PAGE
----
The homo viator moves on his stage,
    prompted by hoarded plaudits stored
    in his hungry heart: one more bow,
    and he retreats behind the curtains
    to await those calls for an “encore”.
    No calls come, the curtains fall.

    The gobbling fowl’s theatre is not off
    the prompt mark: preening, hamming,
    posturing, he goes through the acts
    lusting for audiences who might weep,
    laugh, bellow, strut, and ache with him.

    When the curtain falls, and fleeting
    encomiums echo only in the emptied
    cavern, he wonders if the season
    would end when even hummingbirds
    are no longer waiting in the theatre wing.

    —Albert B. Casuga

  2. Interior Landscape, with a Frenzy of Wings

    What wind hovers,
    hummingbird-like, over my face?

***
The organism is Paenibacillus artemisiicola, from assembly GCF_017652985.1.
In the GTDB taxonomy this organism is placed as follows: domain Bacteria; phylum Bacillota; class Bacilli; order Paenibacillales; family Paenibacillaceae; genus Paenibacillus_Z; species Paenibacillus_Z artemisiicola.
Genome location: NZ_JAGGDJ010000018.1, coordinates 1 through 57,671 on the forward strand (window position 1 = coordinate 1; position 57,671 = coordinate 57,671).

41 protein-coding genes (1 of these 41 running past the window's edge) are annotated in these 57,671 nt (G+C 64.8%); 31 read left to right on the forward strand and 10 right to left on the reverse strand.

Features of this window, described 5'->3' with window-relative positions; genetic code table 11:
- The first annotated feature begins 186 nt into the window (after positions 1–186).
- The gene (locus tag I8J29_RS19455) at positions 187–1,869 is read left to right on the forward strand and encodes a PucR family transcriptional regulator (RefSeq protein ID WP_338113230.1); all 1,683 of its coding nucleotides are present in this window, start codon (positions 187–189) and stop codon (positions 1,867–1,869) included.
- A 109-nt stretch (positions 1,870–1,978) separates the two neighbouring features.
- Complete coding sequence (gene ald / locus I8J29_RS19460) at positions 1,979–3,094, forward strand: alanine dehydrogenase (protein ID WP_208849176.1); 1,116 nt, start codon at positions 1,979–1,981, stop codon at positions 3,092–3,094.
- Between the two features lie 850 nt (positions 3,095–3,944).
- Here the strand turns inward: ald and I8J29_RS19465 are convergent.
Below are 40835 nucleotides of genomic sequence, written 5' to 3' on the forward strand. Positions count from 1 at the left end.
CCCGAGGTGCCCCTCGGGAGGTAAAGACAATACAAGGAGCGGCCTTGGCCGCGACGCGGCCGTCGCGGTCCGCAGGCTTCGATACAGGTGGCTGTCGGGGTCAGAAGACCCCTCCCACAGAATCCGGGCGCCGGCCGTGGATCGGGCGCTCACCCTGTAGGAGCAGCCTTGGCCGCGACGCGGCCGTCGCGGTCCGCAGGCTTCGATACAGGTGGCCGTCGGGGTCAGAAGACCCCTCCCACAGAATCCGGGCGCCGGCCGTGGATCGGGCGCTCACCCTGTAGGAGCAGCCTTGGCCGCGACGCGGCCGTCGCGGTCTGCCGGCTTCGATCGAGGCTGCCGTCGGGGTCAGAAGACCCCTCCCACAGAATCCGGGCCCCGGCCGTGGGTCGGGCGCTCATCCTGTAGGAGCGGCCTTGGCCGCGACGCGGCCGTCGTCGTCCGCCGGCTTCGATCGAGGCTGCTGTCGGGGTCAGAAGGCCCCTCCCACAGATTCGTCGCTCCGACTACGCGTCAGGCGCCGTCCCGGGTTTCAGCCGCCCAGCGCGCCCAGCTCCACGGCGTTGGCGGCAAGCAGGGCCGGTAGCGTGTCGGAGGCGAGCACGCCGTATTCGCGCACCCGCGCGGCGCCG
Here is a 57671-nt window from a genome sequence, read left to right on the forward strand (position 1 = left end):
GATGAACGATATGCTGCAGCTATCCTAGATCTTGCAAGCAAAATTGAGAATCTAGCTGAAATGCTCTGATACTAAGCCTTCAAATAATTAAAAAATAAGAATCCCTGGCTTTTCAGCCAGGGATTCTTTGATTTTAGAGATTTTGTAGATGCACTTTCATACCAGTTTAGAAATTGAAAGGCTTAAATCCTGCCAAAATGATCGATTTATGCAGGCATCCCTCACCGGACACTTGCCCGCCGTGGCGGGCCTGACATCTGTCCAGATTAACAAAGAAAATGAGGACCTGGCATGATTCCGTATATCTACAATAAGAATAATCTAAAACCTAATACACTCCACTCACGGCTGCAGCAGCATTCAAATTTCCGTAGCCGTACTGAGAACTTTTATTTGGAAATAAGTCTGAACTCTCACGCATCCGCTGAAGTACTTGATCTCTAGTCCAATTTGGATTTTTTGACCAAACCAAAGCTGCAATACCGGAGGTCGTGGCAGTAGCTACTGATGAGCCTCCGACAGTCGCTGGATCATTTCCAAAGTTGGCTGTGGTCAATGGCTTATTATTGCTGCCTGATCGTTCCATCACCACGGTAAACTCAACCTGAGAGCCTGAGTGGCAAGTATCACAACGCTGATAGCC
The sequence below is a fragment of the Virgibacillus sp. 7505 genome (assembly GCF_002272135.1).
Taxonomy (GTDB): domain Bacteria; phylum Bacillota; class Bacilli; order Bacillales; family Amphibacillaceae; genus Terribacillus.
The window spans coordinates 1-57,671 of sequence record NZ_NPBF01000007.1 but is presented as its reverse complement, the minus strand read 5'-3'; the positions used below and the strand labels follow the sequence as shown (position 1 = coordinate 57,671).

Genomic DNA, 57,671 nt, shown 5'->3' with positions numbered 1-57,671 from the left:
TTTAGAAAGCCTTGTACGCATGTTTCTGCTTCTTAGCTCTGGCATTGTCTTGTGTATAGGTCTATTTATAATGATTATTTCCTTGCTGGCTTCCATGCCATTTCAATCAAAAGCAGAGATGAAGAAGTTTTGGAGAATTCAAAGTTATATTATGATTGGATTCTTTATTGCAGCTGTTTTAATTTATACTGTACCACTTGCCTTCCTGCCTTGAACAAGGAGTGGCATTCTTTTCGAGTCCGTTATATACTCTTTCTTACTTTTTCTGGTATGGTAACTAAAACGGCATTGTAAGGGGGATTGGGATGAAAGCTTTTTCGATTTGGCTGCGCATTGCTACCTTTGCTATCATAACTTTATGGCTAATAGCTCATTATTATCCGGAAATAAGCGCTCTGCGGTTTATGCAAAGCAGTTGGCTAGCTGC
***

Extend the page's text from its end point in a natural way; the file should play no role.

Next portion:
Copper scales at the throat,
    pulsing ruby and emerald–

    often there is no word
    for such intermissions.

    Along the edges of fronds, slighter than
    a cut, a gilded pencil stroke;

    round upon the tongue, dark
    fire that finishes like a vowel dipped in salt.

    A homing– the way you cup
    the back of my head in your hand

    so I tilt my face toward the light
    that sings through lashing rain.

    ~ Luisa A. Igloria
    04 29 2011

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